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  • Writer's pictureJoanne Jacobs

Cursive! Taught again in California

California students will be taught to write in cursive, reports NPR. A new law signed -- in cursive -- by the governor takes effect in January.

Most U.S. schools haven't required students to learn cursive handwriting since 2010, says host A Martinez.

Assemblymember Sharon Quirk-Silva, a former elementary school teacher, proposed the bill when she started researching her family and realized most of the records were in cursive handwriting.

Teacher Pam Keller told NPR she started teaching handwriting to her students when she realized her adult children couldn't read old documents and family letters. Students like it because they see cursive as "something adults do," she said. "And they all want to have signatures."

California teachers say teaching cursive handwriting shouldn't be a priority, reports Evan Symon in the California Globe. The new mandate faces a "growing backlash."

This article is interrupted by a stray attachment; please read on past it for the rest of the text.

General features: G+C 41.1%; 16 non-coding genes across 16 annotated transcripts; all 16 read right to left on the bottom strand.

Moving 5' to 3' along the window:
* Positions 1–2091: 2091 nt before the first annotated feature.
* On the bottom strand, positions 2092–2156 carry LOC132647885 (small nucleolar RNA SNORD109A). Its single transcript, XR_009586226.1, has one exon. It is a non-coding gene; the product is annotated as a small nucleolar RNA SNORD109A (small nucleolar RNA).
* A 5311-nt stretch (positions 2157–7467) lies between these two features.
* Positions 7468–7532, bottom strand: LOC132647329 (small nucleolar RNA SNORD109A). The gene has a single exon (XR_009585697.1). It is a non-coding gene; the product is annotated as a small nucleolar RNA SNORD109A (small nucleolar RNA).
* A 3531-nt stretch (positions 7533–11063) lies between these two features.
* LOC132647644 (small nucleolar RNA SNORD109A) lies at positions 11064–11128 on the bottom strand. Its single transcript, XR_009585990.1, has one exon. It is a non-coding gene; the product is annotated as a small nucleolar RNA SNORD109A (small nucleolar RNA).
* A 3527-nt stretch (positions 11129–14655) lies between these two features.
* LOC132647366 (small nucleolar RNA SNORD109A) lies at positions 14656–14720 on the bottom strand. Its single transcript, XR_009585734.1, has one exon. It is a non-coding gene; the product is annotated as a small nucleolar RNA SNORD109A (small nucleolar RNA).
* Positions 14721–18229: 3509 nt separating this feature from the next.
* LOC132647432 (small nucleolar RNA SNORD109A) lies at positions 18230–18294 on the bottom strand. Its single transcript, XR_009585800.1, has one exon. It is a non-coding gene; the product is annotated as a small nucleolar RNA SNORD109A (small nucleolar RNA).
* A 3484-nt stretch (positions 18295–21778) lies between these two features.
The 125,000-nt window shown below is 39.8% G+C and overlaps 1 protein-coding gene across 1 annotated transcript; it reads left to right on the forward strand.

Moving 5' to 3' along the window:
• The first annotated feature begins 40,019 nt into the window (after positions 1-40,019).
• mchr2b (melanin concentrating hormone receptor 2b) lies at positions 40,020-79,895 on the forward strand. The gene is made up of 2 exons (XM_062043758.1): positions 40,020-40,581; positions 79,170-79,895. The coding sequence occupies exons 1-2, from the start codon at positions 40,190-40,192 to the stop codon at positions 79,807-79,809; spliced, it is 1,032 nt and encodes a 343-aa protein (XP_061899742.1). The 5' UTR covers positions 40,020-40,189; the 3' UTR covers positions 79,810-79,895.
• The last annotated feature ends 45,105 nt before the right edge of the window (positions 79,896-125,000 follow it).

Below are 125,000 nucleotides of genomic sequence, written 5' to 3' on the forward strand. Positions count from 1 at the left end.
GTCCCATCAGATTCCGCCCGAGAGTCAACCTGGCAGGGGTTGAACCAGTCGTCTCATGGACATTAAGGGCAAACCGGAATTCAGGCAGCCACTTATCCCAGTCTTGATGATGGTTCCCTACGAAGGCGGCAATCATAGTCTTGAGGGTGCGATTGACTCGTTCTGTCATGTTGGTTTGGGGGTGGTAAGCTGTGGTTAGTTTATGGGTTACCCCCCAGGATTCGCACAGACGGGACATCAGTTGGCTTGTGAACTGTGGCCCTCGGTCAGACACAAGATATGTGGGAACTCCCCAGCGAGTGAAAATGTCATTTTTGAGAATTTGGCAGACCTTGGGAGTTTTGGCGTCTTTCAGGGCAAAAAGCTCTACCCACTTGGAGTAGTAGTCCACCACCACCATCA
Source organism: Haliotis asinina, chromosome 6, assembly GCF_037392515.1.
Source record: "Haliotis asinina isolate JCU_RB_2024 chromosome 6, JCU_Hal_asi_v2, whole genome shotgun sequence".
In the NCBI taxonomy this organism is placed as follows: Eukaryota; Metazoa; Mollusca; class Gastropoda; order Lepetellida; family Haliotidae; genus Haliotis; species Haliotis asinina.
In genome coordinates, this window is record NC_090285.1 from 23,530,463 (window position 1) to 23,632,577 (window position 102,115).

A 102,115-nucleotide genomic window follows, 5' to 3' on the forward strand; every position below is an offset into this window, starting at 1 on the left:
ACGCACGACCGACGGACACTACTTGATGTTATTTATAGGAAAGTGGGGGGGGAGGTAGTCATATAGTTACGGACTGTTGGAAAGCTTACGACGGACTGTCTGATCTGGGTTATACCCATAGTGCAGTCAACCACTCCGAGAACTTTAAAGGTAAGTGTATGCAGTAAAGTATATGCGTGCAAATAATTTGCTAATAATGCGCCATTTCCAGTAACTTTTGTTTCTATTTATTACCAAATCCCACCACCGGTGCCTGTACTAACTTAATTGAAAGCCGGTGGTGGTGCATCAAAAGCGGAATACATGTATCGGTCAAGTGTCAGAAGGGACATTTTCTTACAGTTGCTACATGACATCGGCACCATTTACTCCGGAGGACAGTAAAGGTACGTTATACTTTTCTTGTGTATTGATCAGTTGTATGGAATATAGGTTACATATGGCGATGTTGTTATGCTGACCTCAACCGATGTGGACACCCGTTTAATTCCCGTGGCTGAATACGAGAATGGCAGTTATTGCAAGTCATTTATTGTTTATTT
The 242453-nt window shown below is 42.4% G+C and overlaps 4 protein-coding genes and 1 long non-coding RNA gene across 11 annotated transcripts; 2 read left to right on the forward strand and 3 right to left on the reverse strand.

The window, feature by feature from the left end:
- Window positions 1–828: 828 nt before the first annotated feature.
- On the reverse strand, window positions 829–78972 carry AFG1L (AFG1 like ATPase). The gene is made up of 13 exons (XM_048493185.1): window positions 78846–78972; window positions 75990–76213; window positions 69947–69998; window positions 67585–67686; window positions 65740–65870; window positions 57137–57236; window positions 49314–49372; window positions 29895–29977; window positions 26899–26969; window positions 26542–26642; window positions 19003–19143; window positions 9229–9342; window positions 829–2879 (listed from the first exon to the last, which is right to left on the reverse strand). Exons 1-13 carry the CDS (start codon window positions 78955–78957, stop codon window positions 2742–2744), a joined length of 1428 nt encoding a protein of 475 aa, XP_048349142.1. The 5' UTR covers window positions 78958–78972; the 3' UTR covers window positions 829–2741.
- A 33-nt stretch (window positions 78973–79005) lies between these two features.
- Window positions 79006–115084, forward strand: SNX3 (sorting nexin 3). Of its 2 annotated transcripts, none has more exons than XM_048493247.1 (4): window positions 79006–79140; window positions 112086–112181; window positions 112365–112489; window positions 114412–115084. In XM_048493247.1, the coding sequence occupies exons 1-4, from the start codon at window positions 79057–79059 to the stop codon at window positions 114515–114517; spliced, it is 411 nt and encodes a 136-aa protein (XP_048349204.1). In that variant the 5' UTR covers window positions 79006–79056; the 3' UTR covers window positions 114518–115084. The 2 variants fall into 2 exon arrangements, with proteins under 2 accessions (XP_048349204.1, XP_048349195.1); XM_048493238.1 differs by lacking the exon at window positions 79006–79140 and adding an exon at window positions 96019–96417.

“Writing in cursive has multiple benefits, including better brain development, retention, and learning in children,” said Quirk-Silva earlier this year, citing new research. “Writing in cursive helps join the auditory and language centers of the brain.”

It also develops fine motor control, "activates areas of the brain that do not participate in keyboarding," and improves comprehension, writes Melissa Breyer. However, some teachers say cursive was dying out for a reason, writes Symon. "There are many, many other ways besides cursive to help students develop," argues Joy, a private school teacher. Students can learn to sign their names "on their own or through a parent or from so many other places.”

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